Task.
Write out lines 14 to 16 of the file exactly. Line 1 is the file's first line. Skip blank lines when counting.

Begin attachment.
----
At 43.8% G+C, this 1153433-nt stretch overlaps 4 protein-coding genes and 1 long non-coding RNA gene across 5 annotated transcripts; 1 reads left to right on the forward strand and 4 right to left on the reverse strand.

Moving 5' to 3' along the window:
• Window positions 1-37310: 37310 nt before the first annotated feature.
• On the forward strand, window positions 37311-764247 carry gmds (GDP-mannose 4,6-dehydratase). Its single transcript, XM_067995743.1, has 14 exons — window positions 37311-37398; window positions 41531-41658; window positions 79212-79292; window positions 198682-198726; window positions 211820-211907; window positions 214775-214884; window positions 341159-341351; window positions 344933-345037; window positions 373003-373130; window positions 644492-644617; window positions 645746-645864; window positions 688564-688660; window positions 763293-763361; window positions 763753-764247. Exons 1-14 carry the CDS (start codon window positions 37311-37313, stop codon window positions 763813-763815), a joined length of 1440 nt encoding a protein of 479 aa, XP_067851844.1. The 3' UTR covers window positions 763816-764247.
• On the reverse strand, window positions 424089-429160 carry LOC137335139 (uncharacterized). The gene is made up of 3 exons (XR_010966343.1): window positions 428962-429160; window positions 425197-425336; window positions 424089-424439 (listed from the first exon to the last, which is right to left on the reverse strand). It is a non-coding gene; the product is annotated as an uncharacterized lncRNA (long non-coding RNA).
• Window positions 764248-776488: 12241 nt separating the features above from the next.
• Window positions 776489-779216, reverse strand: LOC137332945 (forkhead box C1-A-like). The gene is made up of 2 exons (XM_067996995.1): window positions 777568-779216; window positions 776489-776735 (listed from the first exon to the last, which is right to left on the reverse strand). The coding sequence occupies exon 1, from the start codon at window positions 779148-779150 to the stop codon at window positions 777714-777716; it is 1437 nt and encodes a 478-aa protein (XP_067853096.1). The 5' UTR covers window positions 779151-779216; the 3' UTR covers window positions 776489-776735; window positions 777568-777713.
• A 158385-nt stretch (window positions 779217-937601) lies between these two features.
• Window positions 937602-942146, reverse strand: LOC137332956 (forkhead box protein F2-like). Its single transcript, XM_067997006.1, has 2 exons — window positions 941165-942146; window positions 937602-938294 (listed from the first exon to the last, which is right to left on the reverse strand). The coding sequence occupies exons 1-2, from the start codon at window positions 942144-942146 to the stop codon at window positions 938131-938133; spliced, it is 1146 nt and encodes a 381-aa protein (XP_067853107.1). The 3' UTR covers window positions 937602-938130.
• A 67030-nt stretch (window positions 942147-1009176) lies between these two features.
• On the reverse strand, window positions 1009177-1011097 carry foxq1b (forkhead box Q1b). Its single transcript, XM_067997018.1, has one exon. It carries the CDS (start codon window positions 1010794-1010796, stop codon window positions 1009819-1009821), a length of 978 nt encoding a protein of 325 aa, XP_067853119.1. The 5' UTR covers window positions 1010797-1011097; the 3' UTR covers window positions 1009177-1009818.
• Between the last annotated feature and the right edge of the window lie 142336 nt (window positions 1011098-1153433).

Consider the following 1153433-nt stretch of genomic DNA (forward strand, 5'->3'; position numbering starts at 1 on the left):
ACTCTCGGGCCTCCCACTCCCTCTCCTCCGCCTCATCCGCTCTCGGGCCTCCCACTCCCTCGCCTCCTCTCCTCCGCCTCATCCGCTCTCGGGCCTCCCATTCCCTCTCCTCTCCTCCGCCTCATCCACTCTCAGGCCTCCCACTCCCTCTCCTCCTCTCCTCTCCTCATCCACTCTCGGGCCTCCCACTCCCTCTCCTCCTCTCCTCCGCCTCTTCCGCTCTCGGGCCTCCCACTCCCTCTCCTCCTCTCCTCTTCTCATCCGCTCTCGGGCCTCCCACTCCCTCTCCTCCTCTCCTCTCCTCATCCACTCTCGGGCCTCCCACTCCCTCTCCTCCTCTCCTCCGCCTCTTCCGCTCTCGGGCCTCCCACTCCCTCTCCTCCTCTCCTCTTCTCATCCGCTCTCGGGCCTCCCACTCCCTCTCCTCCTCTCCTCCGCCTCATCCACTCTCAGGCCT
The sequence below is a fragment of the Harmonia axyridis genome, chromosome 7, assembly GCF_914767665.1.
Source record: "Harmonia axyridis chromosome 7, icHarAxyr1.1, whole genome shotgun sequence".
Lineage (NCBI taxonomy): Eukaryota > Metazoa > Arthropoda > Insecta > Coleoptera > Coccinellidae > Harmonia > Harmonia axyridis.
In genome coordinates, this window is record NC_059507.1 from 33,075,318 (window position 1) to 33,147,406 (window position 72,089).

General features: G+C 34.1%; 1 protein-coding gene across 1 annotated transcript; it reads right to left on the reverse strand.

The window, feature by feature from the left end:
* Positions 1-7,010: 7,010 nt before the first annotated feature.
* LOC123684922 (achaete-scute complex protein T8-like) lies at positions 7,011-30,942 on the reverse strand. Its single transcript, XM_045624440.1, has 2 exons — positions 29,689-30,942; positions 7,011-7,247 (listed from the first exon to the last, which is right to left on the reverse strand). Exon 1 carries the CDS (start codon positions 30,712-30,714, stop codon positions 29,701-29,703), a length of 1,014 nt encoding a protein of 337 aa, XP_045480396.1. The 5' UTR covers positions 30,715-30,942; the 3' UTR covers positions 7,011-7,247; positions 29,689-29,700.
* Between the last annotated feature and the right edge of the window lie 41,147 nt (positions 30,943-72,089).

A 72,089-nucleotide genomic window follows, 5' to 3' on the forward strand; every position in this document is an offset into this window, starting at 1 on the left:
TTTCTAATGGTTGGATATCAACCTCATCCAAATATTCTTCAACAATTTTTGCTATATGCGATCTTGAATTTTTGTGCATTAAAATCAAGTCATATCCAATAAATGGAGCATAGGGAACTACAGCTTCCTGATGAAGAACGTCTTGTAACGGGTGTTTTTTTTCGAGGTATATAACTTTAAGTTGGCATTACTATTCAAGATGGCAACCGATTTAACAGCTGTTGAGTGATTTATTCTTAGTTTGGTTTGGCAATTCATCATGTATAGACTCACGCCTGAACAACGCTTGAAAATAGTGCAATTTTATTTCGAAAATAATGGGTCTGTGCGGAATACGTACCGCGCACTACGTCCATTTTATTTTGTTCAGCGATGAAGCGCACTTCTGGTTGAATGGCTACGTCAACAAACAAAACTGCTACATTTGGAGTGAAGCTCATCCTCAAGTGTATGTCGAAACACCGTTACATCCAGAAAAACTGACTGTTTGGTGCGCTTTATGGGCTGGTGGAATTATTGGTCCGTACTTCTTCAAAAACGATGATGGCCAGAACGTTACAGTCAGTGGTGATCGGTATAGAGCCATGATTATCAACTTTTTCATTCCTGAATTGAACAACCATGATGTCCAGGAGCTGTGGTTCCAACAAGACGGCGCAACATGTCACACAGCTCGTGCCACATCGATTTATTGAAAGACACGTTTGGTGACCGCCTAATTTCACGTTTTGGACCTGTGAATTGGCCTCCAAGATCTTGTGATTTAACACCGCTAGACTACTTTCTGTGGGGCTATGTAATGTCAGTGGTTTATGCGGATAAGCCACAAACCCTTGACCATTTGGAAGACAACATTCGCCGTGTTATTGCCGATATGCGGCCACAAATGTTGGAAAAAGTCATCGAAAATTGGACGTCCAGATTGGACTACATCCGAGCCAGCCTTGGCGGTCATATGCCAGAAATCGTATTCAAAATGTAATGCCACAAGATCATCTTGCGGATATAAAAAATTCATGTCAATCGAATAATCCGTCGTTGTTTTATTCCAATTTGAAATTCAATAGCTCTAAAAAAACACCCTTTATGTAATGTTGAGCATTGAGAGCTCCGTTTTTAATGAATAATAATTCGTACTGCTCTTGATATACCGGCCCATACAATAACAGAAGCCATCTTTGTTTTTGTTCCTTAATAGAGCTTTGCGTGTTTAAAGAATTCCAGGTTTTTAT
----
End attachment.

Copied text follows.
ACTCTCGGGCCTCCCACTCCCTCTCCTCCGCCTCATCCGCTCTCGGGCCTCCCACTCCCTCGCCTCCTCTCCTCCGCCTCATCCGCTCTCGGGCCTCCCATTCCCTCTCCTCTCCTCCGCCTCATCCACTCTCAGGCCTCCCACTCCCTCTCCTCCTCTCCTCTCCTCATCCACTCTCGGGCCTCCCACTCCCTCTCCTCCTCTCCTCCGCCTCTTCCGCTCTCGGGCCTCCCACTCCCTCTCCTCCTCTCCTCTTCTCATCCGCTCTCGGGCCTCCCACTCCCTCTCCTCCTCTCCTCTCCTCATCCACTCTCGGGCCTCCCACTCCCTCTCCTCCTCTCCTCCGCCTCTTCCGCTCTCGGGCCTCCCACTCCCTCTCCTCCTCTCCTCTTCTCATCCGCTCTCGGGCCTCCCACTCCCTCTCCTCCTCTCCTCCGCCTCATCCACTCTCAGGCCT
The sequence below is a fragment of the Harmonia axyridis genome, chromosome 7, assembly GCF_914767665.1.
Source record: "Harmonia axyridis chromosome 7, icHarAxyr1.1, whole genome shotgun sequence".